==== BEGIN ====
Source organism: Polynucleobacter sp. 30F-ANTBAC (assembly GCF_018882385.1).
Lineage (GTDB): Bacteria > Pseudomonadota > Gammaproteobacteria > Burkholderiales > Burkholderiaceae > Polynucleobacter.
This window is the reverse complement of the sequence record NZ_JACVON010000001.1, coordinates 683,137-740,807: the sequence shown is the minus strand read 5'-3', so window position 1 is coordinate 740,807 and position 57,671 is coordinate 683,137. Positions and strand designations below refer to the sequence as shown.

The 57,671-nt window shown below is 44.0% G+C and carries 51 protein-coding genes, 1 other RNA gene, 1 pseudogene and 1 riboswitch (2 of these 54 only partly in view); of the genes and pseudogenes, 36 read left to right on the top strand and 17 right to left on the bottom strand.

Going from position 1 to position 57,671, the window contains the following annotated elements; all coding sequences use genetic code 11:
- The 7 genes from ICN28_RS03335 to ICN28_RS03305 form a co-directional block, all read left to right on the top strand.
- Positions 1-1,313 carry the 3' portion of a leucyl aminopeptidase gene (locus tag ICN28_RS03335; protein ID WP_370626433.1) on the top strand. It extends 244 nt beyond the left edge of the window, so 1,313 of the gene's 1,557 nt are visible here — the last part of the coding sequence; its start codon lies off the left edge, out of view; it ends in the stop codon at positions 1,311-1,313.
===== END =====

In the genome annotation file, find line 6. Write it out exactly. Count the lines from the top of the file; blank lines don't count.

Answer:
- The 7 genes from ICN28_RS03335 to ICN28_RS03305 form a co-directional block, all read left to right on the top strand.